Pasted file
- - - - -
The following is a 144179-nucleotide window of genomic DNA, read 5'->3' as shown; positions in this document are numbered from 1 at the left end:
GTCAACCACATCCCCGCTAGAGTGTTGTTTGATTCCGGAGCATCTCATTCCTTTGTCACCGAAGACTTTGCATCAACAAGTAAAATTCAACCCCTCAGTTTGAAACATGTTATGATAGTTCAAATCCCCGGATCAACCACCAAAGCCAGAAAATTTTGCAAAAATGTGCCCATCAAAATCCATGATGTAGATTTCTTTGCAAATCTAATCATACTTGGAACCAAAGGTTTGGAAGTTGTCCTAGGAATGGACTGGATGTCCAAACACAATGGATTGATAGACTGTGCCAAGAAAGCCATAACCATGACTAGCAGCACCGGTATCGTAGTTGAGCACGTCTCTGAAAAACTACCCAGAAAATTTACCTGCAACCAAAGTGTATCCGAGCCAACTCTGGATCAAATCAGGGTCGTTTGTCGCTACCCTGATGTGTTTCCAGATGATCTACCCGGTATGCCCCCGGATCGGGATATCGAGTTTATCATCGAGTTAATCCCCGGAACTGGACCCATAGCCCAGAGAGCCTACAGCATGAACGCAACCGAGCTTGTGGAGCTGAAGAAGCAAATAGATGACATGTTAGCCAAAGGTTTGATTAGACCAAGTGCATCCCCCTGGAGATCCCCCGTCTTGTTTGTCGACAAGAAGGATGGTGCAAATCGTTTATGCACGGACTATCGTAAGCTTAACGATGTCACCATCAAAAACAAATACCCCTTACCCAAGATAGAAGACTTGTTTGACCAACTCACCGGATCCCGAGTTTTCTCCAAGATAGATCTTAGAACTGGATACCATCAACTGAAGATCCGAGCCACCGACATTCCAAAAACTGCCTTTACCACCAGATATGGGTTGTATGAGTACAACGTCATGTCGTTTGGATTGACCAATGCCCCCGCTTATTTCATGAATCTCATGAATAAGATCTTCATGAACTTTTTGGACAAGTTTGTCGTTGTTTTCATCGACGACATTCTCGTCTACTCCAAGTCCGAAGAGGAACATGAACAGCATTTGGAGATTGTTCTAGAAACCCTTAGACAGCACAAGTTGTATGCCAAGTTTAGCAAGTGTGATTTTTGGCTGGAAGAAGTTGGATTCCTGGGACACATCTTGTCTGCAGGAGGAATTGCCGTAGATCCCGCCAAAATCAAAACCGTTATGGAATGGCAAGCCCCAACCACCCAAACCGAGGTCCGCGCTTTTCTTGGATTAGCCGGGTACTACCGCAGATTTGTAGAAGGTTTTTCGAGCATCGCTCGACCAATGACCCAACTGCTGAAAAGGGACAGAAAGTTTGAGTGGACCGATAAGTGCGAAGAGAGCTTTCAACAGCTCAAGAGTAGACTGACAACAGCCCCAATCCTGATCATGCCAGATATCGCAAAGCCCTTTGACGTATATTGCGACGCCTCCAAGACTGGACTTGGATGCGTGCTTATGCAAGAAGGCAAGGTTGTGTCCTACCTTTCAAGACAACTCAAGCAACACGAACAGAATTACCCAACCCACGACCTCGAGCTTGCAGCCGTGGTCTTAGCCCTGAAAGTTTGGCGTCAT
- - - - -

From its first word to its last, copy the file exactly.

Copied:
The following is a 144179-nucleotide window of genomic DNA, read 5'->3' as shown; positions in this document are numbered from 1 at the left end:
GTCAACCACATCCCCGCTAGAGTGTTGTTTGATTCCGGAGCATCTCATTCCTTTGTCACCGAAGACTTTGCATCAACAAGTAAAATTCAACCCCTCAGTTTGAAACATGTTATGATAGTTCAAATCCCCGGATCAACCACCAAAGCCAGAAAATTTTGCAAAAATGTGCCCATCAAAATCCATGATGTAGATTTCTTTGCAAATCTAATCATACTTGGAACCAAAGGTTTGGAAGTTGTCCTAGGAATGGACTGGATGTCCAAACACAATGGATTGATAGACTGTGCCAAGAAAGCCATAACCATGACTAGCAGCACCGGTATCGTAGTTGAGCACGTCTCTGAAAAACTACCCAGAAAATTTACCTGCAACCAAAGTGTATCCGAGCCAACTCTGGATCAAATCAGGGTCGTTTGTCGCTACCCTGATGTGTTTCCAGATGATCTACCCGGTATGCCCCCGGATCGGGATATCGAGTTTATCATCGAGTTAATCCCCGGAACTGGACCCATAGCCCAGAGAGCCTACAGCATGAACGCAACCGAGCTTGTGGAGCTGAAGAAGCAAATAGATGACATGTTAGCCAAAGGTTTGATTAGACCAAGTGCATCCCCCTGGAGATCCCCCGTCTTGTTTGTCGACAAGAAGGATGGTGCAAATCGTTTATGCACGGACTATCGTAAGCTTAACGATGTCACCATCAAAAACAAATACCCCTTACCCAAGATAGAAGACTTGTTTGACCAACTCACCGGATCCCGAGTTTTCTCCAAGATAGATCTTAGAACTGGATACCATCAACTGAAGATCCGAGCCACCGACATTCCAAAAACTGCCTTTACCACCAGATATGGGTTGTATGAGTACAACGTCATGTCGTTTGGATTGACCAATGCCCCCGCTTATTTCATGAATCTCATGAATAAGATCTTCATGAACTTTTTGGACAAGTTTGTCGTTGTTTTCATCGACGACATTCTCGTCTACTCCAAGTCCGAAGAGGAACATGAACAGCATTTGGAGATTGTTCTAGAAACCCTTAGACAGCACAAGTTGTATGCCAAGTTTAGCAAGTGTGATTTTTGGCTGGAAGAAGTTGGATTCCTGGGACACATCTTGTCTGCAGGAGGAATTGCCGTAGATCCCGCCAAAATCAAAACCGTTATGGAATGGCAAGCCCCAACCACCCAAACCGAGGTCCGCGCTTTTCTTGGATTAGCCGGGTACTACCGCAGATTTGTAGAAGGTTTTTCGAGCATCGCTCGACCAATGACCCAACTGCTGAAAAGGGACAGAAAGTTTGAGTGGACCGATAAGTGCGAAGAGAGCTTTCAACAGCTCAAGAGTAGACTGACAACAGCCCCAATCCTGATCATGCCAGATATCGCAAAGCCCTTTGACGTATATTGCGACGCCTCCAAGACTGGACTTGGATGCGTGCTTATGCAAGAAGGCAAGGTTGTGTCCTACCTTTCAAGACAACTCAAGCAACACGAACAGAATTACCCAACCCACGACCTCGAGCTTGCAGCCGTGGTCTTAGCCCTGAAAGTTTGGCGTCAT